Subjects and verbs must align with one another (as plurals or singulars) in order for a sentence to make sense. A singular subject must align with a singular verb. A plural subject must align with a plural verb. Nouns add an “s” to the singular form verbs remove the “s” from the singular form.
The nurse yells when she is angry.
The nurses yell when they are angry.
The nurse, who eats all of my lunch, yells when she is angry.
There is the nurse. There are the nurses.
Jones and James are at fault.
Neither Jones nor/or James is at fault.
Third Person vs. First person
Use third person to make your writing sound more objective, authoritative, and professional.
- Instead of using: “I,” “we,” “our,” “us,” and “me”
- Use: “one,” “they,” “he,” “she,” “it,” and proper nouns, e.g., “Jane Smith,” “Northwest Medical Center”
First person: When I started working for Valley Medical Center, they were still using paper medical records, and I had to store all of these records in three ring binders.
Third person: Until 2007, Valley Medical Center used paper medical records, which they stored in three ring binders.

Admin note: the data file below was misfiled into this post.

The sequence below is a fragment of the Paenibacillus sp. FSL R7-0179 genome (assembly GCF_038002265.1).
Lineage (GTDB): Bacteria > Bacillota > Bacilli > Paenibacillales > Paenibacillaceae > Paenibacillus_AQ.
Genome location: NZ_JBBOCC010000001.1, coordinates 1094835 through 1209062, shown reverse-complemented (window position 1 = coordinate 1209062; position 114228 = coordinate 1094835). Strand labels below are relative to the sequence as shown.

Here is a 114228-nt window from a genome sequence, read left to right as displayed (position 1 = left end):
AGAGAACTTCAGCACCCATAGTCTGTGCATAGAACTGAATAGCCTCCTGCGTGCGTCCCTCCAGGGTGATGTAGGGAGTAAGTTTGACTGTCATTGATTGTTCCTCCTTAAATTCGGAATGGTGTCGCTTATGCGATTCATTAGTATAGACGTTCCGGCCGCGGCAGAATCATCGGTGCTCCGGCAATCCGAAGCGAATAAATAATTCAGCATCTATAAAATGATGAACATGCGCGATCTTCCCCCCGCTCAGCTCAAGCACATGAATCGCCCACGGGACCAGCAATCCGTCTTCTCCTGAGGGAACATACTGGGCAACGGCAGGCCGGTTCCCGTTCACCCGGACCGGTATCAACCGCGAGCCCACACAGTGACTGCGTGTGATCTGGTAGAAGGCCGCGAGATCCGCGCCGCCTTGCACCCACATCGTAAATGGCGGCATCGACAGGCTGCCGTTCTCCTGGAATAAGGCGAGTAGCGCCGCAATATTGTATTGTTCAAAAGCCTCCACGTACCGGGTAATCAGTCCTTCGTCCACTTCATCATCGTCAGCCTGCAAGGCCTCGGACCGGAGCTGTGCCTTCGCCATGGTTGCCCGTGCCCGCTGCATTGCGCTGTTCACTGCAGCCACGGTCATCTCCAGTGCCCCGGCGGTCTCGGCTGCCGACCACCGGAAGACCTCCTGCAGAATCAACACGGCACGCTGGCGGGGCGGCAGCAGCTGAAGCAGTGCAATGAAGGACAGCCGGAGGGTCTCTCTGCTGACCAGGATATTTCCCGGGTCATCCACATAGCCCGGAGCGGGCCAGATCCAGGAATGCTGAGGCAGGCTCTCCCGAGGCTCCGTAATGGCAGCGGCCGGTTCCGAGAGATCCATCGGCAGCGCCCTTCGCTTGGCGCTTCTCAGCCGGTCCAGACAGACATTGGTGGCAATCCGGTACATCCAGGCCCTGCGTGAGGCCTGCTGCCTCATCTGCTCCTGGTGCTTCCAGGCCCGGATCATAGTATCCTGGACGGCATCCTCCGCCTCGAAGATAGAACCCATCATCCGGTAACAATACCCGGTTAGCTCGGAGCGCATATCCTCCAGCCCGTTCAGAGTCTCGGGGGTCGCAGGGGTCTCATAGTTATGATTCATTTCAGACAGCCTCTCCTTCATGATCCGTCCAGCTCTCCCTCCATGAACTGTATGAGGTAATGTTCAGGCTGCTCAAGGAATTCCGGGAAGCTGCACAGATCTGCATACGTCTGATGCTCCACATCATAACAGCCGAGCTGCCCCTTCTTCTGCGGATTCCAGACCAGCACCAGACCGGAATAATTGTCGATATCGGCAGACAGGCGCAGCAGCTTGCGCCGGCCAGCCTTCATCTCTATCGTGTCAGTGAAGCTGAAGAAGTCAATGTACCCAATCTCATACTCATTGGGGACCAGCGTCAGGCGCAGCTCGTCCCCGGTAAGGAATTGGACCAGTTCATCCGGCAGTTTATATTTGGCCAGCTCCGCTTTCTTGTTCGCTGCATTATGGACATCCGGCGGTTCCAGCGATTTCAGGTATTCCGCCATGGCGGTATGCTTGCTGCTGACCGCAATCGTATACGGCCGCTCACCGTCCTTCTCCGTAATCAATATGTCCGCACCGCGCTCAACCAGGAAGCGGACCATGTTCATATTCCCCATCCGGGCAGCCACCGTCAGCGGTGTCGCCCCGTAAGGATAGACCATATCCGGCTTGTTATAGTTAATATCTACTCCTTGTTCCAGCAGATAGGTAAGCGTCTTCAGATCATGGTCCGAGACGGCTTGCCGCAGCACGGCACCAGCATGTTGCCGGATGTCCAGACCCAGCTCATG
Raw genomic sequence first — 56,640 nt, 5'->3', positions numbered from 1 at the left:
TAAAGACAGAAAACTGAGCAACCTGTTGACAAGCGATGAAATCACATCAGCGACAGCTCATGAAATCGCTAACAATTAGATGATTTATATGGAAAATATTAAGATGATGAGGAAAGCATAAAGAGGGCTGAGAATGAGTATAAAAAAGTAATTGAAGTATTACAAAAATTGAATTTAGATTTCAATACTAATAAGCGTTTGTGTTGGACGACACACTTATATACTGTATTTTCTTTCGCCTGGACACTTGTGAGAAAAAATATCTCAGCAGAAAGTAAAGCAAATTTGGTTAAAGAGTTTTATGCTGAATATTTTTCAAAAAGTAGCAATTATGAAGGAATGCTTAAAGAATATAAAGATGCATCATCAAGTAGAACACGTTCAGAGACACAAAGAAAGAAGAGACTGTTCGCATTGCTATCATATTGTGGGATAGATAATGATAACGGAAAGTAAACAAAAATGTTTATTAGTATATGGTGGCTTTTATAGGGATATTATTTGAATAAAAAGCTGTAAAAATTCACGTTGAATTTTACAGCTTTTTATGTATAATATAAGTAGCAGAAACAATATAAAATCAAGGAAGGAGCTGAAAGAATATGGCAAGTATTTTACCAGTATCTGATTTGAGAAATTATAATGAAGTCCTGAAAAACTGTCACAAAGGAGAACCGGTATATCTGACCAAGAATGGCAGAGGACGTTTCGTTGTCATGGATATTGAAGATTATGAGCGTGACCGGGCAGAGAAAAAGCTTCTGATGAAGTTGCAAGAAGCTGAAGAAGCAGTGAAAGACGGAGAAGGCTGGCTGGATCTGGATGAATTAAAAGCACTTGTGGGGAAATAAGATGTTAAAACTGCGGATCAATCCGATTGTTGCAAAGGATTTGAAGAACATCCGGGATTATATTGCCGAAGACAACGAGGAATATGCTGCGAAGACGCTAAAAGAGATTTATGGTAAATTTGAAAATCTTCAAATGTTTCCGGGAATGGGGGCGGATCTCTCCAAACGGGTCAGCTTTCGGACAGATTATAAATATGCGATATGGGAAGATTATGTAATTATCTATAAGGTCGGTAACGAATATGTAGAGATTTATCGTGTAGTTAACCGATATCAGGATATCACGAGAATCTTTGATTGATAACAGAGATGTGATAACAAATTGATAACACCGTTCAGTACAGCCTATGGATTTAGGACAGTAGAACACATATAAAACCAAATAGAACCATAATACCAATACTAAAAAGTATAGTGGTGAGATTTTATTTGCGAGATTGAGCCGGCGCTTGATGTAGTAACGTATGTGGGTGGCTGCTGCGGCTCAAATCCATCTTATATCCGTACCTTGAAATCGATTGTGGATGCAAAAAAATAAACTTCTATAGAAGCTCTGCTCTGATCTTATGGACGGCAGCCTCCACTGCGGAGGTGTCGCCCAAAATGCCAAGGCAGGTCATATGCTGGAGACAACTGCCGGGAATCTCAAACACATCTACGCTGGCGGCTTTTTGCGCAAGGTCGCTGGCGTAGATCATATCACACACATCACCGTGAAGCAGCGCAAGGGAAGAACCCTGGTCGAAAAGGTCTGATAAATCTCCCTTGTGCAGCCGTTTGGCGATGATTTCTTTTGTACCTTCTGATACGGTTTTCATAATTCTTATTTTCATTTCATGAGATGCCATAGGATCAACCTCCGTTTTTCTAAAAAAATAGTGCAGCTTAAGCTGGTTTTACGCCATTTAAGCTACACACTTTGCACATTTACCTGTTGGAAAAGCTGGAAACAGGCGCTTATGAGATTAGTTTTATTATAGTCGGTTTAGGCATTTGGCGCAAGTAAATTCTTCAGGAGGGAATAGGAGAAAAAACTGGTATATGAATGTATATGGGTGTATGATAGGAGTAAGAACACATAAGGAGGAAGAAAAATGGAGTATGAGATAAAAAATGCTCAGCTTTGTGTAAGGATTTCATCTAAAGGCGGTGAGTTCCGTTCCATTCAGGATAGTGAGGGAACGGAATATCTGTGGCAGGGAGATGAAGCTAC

First person: We found that the team had less errors when one of our physicians was added to the group.
Third person: Northwest Medical Center’s clinical team had less errors when they added a physician to the group.
Understanding 1st and 3rd Person
Active vs. Passive Voice
Use active voice to make your writing more direct and less wordy. With active voice, the subject is doing the acting. In passive voice, the subject is being acted upon.
Passive: The house was rained on by the cloud.
Active: The cloud rained on the house.
Passive: The ball was kicked by the boy’s foot.
Active: The boy kicked the ball.
Passive: Patient care and diversity are subjects that I have always found interest in.
Active: I’m interested in patient care and diversity.
Using Active/Passive Voice
Run-on Paragraphs and Sentences
Separate your ideas into complete sentences. Do not combine more than two independent clauses per sentence.
Run-on: There are concerns around the sharing of patient data and privacy that individuals need to consider and understand in order to be fully aware of the complications and dangers of privacy hacks, security breaches, and threats to their information, which can be detrimental to the patient, the patient’s family, and the clinic or hospital that deals with the patient’s data.
Corrected: There are concerns around the sharing of patient data and privacy that individuals need to consider and understand. Patients need to be fully aware of the complications and dangers of privacy hacks, security breaches, and threats to their information. These hacks and breaches can be detrimental to the patient, the patient’s family, and the clinic or hospital that deals with the patient’s data.
Last Updated May 9, 2017